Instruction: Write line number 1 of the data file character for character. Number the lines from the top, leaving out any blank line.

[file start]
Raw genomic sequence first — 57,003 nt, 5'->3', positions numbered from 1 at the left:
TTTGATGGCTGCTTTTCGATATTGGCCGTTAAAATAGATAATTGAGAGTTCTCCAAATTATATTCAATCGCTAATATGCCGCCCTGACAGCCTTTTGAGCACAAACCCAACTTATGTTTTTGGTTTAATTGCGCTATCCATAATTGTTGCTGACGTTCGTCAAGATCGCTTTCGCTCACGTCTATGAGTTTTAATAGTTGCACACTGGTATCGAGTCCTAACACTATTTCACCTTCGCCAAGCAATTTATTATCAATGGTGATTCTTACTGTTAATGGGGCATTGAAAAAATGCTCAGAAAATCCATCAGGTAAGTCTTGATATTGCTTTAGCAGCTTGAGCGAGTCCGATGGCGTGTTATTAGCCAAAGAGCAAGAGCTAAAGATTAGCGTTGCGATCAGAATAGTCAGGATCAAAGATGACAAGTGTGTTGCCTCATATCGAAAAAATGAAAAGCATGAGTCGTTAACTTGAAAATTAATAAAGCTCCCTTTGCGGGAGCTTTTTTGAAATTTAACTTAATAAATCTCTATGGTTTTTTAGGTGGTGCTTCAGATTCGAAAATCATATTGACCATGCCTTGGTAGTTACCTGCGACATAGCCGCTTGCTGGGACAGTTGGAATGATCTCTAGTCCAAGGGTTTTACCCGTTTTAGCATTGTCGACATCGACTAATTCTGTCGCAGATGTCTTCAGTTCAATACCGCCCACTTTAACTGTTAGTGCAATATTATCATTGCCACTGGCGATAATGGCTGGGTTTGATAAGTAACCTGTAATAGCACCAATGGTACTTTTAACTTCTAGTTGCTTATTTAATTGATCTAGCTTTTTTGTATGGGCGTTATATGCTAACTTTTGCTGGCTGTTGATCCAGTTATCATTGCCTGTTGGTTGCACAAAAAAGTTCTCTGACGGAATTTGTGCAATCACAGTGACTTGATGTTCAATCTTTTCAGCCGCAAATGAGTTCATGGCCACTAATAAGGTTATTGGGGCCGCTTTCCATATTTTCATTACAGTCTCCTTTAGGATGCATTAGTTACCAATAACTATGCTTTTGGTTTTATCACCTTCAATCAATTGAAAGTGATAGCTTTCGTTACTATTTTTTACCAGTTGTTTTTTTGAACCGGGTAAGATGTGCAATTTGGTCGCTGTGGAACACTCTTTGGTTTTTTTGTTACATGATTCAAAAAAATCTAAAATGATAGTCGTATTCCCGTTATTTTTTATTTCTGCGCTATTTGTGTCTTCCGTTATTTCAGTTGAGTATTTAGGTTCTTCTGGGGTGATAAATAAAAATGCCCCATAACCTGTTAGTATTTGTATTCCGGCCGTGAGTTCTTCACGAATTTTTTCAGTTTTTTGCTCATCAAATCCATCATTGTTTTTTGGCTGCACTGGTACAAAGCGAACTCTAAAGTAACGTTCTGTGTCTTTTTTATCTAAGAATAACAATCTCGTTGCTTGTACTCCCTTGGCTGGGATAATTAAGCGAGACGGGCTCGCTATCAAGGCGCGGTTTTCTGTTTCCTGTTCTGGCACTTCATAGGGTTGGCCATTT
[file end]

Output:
Raw genomic sequence first — 57,003 nt, 5'->3', positions numbered from 1 at the left: